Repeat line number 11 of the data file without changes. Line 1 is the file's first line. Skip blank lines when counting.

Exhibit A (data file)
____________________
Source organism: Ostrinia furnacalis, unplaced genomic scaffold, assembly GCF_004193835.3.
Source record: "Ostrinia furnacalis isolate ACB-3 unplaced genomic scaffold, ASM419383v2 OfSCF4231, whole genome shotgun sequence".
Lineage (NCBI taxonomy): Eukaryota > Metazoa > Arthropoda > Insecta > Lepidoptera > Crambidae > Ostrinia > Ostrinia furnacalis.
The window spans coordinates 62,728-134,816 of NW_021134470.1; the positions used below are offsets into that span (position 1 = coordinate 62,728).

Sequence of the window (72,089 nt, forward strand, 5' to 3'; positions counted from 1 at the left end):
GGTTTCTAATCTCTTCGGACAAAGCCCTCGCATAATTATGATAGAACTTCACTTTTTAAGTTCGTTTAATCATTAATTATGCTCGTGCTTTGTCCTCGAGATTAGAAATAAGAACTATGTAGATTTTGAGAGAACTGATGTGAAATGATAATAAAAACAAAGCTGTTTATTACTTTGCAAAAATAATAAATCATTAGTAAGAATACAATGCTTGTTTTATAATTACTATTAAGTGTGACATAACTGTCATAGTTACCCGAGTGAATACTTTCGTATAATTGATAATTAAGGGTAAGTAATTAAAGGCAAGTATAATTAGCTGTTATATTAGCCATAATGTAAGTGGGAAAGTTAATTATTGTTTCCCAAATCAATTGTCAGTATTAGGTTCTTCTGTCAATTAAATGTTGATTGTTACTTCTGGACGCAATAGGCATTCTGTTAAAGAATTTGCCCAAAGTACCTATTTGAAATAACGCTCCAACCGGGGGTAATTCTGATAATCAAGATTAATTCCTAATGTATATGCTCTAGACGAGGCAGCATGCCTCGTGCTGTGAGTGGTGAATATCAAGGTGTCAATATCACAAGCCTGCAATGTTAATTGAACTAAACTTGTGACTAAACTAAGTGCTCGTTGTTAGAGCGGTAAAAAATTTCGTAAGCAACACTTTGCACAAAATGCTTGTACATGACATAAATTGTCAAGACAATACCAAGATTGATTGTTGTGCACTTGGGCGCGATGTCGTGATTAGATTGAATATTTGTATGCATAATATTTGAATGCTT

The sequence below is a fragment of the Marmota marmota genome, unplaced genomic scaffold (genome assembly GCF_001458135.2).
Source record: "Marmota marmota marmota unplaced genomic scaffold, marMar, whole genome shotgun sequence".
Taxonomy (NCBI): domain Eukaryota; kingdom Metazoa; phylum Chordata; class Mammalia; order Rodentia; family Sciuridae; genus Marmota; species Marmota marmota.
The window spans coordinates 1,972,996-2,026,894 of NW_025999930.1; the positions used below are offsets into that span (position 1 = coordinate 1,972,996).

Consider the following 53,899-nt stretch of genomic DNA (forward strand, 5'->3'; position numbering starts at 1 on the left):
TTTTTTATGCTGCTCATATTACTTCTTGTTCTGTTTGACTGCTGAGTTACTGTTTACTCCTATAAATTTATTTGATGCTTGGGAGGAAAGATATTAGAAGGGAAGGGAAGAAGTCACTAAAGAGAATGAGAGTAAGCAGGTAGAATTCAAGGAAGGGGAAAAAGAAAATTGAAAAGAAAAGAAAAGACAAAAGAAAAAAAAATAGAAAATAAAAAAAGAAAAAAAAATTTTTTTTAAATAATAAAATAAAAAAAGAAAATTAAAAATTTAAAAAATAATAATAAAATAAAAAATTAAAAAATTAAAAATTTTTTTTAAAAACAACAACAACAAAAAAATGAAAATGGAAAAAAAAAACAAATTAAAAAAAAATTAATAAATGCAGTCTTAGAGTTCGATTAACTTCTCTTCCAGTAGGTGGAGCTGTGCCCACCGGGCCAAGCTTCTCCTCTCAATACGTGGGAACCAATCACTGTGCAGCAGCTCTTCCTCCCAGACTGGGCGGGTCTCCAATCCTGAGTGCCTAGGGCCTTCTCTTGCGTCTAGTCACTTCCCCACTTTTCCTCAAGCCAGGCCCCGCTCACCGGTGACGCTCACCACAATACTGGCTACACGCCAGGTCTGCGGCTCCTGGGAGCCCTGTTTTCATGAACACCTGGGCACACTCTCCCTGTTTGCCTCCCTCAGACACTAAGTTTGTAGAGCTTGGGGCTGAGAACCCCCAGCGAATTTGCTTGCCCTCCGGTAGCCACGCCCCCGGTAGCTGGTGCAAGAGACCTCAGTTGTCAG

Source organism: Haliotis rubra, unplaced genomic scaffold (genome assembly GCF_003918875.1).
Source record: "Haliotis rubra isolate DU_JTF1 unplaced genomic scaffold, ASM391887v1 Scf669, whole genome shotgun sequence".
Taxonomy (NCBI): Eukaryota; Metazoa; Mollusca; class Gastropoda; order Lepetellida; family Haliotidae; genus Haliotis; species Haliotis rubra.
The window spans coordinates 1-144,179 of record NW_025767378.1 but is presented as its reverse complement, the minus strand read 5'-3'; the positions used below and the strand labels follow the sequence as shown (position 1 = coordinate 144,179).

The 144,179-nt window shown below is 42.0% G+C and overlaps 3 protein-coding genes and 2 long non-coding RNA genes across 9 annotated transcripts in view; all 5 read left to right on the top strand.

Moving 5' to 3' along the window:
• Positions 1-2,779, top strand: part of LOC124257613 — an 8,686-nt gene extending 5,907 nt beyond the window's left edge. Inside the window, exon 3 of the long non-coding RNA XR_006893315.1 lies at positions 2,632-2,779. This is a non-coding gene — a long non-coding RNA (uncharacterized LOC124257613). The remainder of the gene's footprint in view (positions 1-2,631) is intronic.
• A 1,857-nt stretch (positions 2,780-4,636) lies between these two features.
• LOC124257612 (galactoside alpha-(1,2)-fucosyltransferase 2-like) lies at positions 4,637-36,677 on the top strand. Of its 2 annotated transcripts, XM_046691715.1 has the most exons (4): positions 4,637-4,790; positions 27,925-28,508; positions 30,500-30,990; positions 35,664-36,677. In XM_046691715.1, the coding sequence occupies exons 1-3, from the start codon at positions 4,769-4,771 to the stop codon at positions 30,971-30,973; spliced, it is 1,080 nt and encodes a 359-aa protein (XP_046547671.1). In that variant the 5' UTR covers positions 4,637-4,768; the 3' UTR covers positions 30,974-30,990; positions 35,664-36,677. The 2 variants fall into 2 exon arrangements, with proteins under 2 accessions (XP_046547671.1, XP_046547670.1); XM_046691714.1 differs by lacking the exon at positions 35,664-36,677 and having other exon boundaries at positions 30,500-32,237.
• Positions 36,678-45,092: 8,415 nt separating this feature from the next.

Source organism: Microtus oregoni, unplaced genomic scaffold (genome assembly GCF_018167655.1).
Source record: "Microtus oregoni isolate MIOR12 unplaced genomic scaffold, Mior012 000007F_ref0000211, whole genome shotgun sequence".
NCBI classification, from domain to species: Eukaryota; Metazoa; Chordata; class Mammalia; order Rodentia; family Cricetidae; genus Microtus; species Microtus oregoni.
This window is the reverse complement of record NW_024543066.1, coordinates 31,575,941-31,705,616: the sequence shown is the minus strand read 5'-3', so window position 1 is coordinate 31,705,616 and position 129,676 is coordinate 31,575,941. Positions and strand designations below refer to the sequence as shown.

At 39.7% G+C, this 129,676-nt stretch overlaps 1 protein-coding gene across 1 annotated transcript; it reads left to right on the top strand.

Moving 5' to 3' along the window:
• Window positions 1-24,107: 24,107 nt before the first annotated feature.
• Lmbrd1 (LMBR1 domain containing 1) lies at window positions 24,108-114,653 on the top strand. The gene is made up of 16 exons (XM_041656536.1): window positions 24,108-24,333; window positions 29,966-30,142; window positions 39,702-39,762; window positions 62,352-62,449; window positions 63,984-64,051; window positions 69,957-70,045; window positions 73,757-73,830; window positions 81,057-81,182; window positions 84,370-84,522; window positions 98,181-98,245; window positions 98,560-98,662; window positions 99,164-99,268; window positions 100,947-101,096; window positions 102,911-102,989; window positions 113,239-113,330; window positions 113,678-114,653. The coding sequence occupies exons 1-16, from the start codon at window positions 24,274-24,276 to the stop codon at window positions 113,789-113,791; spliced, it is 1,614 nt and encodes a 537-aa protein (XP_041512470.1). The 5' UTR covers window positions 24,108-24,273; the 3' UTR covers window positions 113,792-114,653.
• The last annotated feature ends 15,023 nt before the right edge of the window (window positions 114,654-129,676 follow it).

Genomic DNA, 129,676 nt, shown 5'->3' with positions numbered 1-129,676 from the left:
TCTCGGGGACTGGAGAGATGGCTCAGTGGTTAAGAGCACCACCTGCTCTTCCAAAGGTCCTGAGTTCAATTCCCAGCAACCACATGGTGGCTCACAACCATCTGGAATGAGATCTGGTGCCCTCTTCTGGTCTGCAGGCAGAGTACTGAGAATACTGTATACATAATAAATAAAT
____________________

Consider the following 53,899-nt stretch of genomic DNA (forward strand, 5'->3'; position numbering starts at 1 on the left):